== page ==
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The Blues Brothers had the most black and white.
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These two guys had Jake and Elwood down pat.

This Blues Sister had an eye for the camera.

There were quite a few interesting individuals among the krewes.
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By this time, everyone had collected quite a few beads and other throws.

In case you were unfamiliar with the "Moon Pie" that I mentioned yesterday, I picked one out of the air to show you today.

There were a couple of different techniques in play to try for extra advantage.  One fellow brought along a ladder.  Surprisingly, he didn't seem to sustain any major injury.

Another watcher had brought along her windshield snow scraper.  She used it to considerable advantage along the barrier.
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Now.  What do you do with all these beads?  You can wear them, bag them or just put them in a pile.
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We didn't do nearly as well as the more experienced hands but did bring back a few items in addition to beads.  Frankly I'm happy that the fellow next to me caught the bag of Ramen noodles.

Saturday, February 18, 2012

Pensacola Mardi Gras Parade, 2012

Mardi Gras is a big celebration in the southern states.  It is not just a New Orleans festival.  And most towns don't celebrate  it the way you imagine if you are familiar with the New Orleans party!

There are parades in most towns along the Gulf.  There are two in Pensacola, one in Pensacola Beach.  Others will be found in Orange Beach, Foley and Fairmont, Alabama and a big series of parades in nearby Mobile.  In fact, Mobile claims America's oldest Mardi Gras celebration dating from 1703.  (New Orleans wasn't even founded until fifteen years after that.)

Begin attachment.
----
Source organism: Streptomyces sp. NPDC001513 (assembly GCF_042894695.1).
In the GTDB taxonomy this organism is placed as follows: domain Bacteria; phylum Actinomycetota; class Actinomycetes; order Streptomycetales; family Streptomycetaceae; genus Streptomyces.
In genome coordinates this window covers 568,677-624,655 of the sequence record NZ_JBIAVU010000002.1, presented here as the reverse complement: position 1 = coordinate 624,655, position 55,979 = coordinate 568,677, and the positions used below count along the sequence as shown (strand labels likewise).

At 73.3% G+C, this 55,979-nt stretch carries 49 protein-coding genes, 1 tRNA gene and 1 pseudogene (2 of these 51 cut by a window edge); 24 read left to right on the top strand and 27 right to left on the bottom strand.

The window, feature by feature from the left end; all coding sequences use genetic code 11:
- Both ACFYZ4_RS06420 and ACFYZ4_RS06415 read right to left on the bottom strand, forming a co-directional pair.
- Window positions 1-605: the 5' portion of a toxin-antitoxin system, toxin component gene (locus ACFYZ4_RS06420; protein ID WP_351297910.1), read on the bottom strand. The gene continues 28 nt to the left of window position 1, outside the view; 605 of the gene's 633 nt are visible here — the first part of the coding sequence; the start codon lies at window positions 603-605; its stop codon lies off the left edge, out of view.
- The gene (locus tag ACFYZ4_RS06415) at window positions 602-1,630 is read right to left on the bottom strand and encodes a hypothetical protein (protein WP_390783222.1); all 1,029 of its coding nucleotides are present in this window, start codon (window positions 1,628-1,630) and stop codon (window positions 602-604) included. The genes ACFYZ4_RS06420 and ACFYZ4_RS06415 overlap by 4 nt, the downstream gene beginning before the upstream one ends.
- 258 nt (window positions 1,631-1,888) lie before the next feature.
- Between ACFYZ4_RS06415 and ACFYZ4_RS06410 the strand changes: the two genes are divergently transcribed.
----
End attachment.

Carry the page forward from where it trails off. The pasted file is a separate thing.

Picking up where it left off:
Pensacola's celebration extends for several weeks.

The weather forecast for the big parade on Saturday afternoon had not been good.  a 90% chance of rain had been in the forecast for several days.  Throughout the day there were multiple weather alerts posted and at times the radar looked way too colorful.  (Mobile, under that orange stuff on the map, postponed their Saturday parade for a day.)

But with the parade scheduled to start at 2:00 p.m. we headed over to Pensacola and took up a position at Spring and Garden near the beginning of the parade route.

People were joining up with their krews and the parade began on time under gray skies but with only very light rain.  Participants in the parade really only have one responsibility - they have to throw something.  Spectators catch.  Here you see a lot of outstretched hands from the spectators.

Notice that the politicians never miss a parade. In this picture, you should see several sets of beads in flight.

Linda is catching this set of gold beads.

Other things thrown are candy, can-insulators, Moon Pies and an occasional teddy-bear.  Here goes some candy!

This is a family affair so the marchers come in all ages.
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There are lots of different styles of floats
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And political correctness hasn't dampened the spirit of this mythical Indian tribe.

By the time a half hour had passed, most people had caught at least a few beads.  But the rain was starting to come down a little harder.

I had enough pictures and there is another parade here on the beach tomorrow.  We left early.